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Acid ceramidase inhibition as a mechanism to treat lysosomal disorders

Davies, Mari, Riseley, Ross, Jones, Dyfyr H. and Waller-Evans, Helen ORCID: 2023. Acid ceramidase inhibition as a mechanism to treat lysosomal disorders. Molecular Genetics and Metabolism 138 (2) , 107069. 10.1016/j.ymgme.2022.107069

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Lysosomal disorders (LDs) are complex metabolic disorders characterised by an abnormal build-up of toxic materials within lysosomes as a result of lysosomal enzyme defects. There is no available treatment for the majority of LDs. Acid ceramidase (ACase), a lipid hydrolase that cleaves ceramide, contributes to the pathology of LDs by deacylating accumulating glycosphingolipids into lyso-glycosphingolipids, which are potent signalling lipids and are toxic to cells. Therefore, ACase makes a promising therapeutic target as a potential treatment for LDs. The cytotoxic chemotherapeutic drug Carmofur is a potent, covalent inhibitor of ACase. However, with the majority of LD patients being children, Carmofur is unsuitable as a chronic administration treatment for a juvenile population. Additionally, over-inhibition of ACase causes the development of Farber disease, an aggressive LD. Therefore, our aim is to inhibit ACase enough to alleviate lysosphingolipid-induced pathology, but not enough to induce Farber disease; our data indicate that a 50% reduction in ACase activity yields the maximal benefit in several LDs. We aim to do this by developing a non-covalent inhibitor of ACase. We have also measured the effects of ACase inhibition on TFEB activation by high content microscopy to investigate potential additional mechanisms by which ACase inhibition delivers benefit. Our first strategy is to convert existing potent covalent inhibitors to non-covalent. Our most promising compound in this series, compound A, inhibits ACase with an IC50 of 1.4 μM. Preliminary work has also shown that compound A is a non-covalent inhibitor of ACase. Our second strategy was to screen a library of 50,000 compounds, which identified compound B, an ACase inhibitor with an IC50 of 545 nM. We are currently working to improve these molecules, and hope that ongoing efforts to co-crystallise ACase with our compounds will help discover better inhibitors of ACase.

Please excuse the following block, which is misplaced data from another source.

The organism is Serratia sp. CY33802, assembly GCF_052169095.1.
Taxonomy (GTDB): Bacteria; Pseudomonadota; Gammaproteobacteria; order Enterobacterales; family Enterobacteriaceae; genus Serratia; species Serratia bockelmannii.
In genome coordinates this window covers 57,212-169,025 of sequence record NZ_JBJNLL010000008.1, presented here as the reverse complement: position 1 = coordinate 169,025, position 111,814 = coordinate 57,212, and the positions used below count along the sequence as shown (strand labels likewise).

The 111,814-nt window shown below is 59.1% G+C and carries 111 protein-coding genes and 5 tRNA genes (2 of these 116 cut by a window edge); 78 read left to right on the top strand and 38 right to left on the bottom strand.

Item Type: Article
Date Type: Published Online
Status: Published
Schools: Biosciences
Publisher: Elsevier
ISSN: 1096-7192
Last Modified: 20 Mar 2023 13:00

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